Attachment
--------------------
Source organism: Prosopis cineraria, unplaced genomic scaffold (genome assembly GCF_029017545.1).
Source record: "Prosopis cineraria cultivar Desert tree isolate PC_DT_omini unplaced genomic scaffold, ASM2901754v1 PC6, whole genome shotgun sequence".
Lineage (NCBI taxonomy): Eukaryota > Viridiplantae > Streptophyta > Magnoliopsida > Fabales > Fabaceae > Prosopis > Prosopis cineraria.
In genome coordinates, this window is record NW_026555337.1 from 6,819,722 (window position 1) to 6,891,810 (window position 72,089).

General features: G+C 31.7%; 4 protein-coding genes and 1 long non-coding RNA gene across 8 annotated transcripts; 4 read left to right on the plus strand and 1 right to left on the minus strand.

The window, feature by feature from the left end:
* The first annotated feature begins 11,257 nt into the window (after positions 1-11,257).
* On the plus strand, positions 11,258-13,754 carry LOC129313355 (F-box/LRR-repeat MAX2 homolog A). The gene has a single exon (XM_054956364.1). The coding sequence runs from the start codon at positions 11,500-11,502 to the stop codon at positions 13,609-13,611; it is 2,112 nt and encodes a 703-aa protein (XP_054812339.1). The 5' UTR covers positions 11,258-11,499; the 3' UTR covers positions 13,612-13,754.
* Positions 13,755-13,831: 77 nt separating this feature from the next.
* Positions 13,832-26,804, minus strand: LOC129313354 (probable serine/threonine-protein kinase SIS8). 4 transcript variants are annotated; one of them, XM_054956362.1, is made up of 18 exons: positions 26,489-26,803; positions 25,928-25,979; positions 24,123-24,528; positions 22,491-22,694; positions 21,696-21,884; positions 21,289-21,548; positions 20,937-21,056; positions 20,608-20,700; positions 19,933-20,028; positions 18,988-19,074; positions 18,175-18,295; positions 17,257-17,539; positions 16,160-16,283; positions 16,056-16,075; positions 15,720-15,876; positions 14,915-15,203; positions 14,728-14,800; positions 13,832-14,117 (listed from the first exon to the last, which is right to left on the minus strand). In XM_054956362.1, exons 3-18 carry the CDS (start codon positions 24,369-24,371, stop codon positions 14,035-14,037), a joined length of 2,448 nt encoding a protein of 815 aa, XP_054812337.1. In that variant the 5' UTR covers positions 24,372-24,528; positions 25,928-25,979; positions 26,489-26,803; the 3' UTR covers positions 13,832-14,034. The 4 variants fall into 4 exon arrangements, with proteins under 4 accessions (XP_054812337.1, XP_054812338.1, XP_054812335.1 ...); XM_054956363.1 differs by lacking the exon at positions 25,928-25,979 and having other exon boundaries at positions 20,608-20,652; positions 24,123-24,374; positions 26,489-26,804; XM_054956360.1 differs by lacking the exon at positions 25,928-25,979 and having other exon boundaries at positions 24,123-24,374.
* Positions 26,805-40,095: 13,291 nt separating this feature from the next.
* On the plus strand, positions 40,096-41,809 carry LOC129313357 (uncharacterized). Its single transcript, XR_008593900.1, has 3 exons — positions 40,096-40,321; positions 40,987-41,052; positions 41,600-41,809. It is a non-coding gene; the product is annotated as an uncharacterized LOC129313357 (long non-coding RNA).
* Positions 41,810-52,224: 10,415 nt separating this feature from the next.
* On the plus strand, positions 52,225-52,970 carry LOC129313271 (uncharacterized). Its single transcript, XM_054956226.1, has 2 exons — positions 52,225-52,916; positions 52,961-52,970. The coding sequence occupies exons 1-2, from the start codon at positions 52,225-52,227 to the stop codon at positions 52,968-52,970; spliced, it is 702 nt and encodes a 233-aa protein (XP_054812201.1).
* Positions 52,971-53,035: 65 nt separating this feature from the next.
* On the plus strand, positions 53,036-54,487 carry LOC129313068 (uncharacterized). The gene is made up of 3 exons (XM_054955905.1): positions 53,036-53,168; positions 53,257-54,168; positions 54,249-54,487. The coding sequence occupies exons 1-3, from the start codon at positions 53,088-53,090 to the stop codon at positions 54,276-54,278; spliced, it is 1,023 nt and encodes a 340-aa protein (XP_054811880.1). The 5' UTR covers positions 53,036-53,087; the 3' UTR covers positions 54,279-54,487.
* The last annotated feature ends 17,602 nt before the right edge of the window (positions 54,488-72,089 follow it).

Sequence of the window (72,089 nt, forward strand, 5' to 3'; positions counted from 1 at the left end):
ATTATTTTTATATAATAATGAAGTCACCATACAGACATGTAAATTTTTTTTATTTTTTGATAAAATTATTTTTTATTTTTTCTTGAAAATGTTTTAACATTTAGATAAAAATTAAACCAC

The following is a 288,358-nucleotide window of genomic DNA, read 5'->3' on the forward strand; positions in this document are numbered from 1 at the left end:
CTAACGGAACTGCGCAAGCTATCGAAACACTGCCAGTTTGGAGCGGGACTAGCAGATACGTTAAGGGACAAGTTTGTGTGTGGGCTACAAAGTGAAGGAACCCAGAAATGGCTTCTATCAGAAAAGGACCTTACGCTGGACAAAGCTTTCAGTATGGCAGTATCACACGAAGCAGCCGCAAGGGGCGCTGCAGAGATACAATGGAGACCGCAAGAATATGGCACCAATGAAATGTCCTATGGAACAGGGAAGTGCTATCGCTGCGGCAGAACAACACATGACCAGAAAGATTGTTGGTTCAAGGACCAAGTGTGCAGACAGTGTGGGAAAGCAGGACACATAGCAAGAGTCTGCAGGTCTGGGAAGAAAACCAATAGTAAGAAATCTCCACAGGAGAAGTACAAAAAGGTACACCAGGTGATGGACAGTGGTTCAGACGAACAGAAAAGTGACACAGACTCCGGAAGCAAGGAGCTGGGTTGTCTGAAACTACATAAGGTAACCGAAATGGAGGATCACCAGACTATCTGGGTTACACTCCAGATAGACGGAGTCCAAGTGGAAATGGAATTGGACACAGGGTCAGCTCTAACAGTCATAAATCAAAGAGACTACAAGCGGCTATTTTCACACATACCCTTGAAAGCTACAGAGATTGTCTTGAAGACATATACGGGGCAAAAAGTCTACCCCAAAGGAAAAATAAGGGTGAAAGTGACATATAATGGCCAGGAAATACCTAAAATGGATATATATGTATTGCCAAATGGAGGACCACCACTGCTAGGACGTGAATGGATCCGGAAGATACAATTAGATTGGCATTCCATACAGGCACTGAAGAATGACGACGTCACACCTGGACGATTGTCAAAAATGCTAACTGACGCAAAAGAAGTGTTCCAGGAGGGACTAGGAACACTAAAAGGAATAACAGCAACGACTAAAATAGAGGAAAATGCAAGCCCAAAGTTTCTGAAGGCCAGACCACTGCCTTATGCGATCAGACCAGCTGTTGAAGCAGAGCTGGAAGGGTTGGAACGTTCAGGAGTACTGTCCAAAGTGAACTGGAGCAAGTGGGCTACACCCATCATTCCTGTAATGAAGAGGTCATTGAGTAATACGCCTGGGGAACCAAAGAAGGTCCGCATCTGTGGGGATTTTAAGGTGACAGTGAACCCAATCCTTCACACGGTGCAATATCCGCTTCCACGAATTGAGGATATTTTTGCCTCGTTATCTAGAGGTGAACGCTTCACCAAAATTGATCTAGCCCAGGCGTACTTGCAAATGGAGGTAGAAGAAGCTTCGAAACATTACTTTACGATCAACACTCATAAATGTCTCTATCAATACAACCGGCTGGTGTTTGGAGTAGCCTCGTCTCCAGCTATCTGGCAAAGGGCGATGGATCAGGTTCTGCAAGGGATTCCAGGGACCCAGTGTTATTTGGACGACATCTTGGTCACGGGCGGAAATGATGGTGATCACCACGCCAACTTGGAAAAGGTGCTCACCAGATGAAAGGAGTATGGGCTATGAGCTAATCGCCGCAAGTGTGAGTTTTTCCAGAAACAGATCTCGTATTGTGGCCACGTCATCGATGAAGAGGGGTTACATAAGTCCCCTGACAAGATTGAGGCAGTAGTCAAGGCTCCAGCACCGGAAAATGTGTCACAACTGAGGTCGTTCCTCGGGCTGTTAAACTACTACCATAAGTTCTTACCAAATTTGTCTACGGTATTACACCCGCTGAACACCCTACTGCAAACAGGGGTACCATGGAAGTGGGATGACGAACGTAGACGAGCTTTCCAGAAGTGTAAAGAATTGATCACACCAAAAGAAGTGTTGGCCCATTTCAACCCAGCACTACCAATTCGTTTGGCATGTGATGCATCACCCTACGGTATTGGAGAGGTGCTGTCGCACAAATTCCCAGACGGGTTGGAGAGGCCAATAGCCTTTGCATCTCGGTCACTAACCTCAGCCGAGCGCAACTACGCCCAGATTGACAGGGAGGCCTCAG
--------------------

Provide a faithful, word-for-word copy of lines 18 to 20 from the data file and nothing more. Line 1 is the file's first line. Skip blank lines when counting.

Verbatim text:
Sequence of the window (72,089 nt, forward strand, 5' to 3'; positions counted from 1 at the left end):
ATTATTTTTATATAATAATGAAGTCACCATACAGACATGTAAATTTTTTTTATTTTTTGATAAAATTATTTTTTATTTTTTCTTGAAAATGTTTTAACATTTAGATAAAAATTAAACCAC

The following is a 288,358-nucleotide window of genomic DNA, read 5'->3' on the forward strand; positions in this document are numbered from 1 at the left end: